When did you stop wanting to be president? It’s a question not many of us can answer, but a decision we all made at some point. If you grew up in America, at some point it was flaunted before you that any and every person could aspire to the esteemed presidential role. Indeed, the most idealized, patriotic image of the presidency is that it can be fulfilled, and ought to be fulfilled, by a citizen like any other who cares for their country. But at what point, and for what reason, did the vast majority of us not just give up on this aspiration, but also give up on the image which inspired it? A simple answer would be that it seems unattainable. A more cynical answer, and one that persists, would be that the image of the presidency has become degraded in the eyes of many Americans.
For quite some time now, the office of president has been simultaneously the most insulted and the most revered position in America. This idea precedes Trump, but it is especially evident under his administration. Every aspect of the president’s life is under tight scrutiny from media outlets. His marital status, his clothing choice, his personal disposition and blunders are stretched to the limits of their relevance to American politics. And now with the recent blunders in the stock market, there has undoubtedly been liberal schadenfreude seeing the much-disliked president sweat. But is this acceptable? One of the most common defenses of Trump, by his supporters, is that liberals just simply will not give him a chance. I’m sure you’ve heard this: “Why do you want him to fail? Don’t you always want the president to succeed and be good at his job?” The logic here is simple: actively wishing that the president fails is unpatriotic because if they fail at their job, the American people suffer. Thus, we may disagree with the president, but we should never wish he fails.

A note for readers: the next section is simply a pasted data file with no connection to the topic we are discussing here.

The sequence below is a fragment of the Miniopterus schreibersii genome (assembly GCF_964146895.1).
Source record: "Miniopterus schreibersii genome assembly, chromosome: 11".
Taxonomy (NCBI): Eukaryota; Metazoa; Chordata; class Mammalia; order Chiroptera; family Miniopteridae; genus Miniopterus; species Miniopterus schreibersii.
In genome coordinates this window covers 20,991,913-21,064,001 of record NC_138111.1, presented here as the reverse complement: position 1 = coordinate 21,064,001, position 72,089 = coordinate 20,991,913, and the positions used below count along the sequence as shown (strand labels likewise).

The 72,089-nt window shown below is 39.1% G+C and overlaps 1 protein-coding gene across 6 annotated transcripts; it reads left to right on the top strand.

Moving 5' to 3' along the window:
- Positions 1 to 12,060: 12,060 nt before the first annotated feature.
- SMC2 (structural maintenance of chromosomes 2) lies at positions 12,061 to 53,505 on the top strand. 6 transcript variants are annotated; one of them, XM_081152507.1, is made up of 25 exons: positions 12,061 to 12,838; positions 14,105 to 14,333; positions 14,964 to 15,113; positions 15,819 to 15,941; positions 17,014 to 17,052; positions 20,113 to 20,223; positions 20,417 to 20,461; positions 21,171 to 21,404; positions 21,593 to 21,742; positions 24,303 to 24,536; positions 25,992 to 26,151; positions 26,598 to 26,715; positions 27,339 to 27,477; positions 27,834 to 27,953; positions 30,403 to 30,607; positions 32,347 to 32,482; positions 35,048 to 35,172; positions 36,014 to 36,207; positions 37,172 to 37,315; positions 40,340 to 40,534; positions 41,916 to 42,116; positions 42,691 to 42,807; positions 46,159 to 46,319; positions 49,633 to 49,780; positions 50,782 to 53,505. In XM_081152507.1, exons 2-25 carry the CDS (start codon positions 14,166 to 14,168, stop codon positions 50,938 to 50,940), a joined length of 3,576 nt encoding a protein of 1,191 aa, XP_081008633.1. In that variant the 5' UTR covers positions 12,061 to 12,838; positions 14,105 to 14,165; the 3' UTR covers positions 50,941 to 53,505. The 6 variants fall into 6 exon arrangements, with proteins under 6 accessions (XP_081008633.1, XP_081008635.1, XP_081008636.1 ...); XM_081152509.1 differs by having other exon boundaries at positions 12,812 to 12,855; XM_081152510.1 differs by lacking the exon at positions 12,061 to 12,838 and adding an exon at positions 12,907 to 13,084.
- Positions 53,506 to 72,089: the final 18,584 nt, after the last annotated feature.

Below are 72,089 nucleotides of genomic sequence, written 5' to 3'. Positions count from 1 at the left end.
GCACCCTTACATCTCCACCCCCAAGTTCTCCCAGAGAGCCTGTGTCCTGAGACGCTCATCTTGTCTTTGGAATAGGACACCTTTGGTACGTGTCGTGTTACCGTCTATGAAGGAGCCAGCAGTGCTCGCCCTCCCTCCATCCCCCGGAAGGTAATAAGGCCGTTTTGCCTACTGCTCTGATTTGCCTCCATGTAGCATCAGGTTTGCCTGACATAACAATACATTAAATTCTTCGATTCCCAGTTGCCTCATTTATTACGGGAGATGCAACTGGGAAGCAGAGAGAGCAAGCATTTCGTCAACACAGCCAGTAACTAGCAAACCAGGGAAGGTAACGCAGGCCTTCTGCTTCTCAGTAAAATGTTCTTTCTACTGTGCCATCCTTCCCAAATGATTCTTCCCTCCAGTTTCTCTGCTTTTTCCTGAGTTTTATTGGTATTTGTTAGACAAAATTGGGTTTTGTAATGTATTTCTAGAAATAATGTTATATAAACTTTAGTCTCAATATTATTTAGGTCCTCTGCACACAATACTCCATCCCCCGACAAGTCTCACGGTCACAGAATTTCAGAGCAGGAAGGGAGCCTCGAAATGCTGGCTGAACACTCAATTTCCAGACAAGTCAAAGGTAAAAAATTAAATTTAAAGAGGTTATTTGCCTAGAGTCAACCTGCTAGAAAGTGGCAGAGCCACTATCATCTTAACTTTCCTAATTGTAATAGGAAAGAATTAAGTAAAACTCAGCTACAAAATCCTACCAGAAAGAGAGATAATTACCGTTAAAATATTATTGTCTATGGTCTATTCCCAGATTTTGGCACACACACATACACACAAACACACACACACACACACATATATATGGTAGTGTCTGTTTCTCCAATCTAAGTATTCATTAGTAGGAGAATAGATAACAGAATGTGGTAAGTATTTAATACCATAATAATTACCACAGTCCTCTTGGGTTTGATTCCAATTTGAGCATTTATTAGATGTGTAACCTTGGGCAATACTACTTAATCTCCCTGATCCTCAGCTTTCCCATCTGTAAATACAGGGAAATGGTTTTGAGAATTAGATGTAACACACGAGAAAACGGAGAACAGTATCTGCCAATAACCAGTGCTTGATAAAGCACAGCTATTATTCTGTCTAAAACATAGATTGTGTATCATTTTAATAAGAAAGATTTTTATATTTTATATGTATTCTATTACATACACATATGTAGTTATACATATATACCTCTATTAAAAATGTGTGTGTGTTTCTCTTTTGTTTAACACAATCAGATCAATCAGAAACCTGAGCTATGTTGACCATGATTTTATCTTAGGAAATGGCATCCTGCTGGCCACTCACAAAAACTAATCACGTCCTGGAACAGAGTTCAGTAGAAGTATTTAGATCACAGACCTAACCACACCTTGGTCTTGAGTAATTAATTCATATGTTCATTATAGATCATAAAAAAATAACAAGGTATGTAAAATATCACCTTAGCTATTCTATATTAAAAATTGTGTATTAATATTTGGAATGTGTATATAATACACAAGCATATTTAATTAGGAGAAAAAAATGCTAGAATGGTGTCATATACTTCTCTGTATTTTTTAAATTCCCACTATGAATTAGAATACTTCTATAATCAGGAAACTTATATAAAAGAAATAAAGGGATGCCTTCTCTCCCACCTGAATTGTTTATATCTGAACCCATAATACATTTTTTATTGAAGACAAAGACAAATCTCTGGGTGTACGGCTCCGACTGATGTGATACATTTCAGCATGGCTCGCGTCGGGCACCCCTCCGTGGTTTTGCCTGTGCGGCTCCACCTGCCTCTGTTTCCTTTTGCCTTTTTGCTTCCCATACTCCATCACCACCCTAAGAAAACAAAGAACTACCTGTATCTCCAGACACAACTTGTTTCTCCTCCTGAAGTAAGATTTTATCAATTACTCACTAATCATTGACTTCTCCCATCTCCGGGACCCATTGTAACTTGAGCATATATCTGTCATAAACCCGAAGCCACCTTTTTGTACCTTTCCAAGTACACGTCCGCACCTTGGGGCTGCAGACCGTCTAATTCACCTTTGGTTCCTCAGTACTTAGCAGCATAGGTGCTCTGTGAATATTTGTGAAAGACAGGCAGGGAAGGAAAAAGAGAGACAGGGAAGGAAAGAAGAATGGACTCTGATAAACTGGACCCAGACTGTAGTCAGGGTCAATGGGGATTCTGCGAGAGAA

This is wrong. This is hypocritical, no matter who advances it. And if there ever was anyone who honestly adhered to this belief (and there are none), they would be a most unprincipled person. If we were to always wish the current president to be successful, we would be wishing that he successfully implement his agenda. But if we don’t like his policies, don’t agree with his agenda and don’t want to see it implemented, aren’t we in an indirect way hoping for his failure?
If we don’t like what a person stands for, what they seek to achieve, if we don’t agree with them, why shouldn’t we wish for their failure? I know many people will say that’s what the democratic process is for: discourse and debate and equal evaluation. But quite clearly, the current administration has no interest in that. Any attempt at debate is described as falsehood at best and treason at worst. And the president’s opposition to a free press shows clearly that he wants his word to be the final word, and the only one worth one’s salt. The democratic process is failing, and the special interest of an elite is conducting American policy agenda. I hope they fail.
In his recent State of the Union address, the president reinforced his agenda of anti-immigration policy. He called for additional funding and support for ICE and its investigations. In wanting my president to be successful, would I be expected to hope he succeeds in expanding the fascist terror of ICE? This is an organization which has preyed on families, often poor and unprivileged, and has taken the boot and hacksaw to undocumented citizens. The expansion of this organization is part of the president’s plan for success? Giving tax breaks to the ruling class, opening the door for consumer abuse, degrading the democratic process; these are his plans for success? I can earnestly say, in the face of those plans, I hope he fails. And in his failure, I hope we can begin the earnest path to self-ascendence and to fix the mess we have today.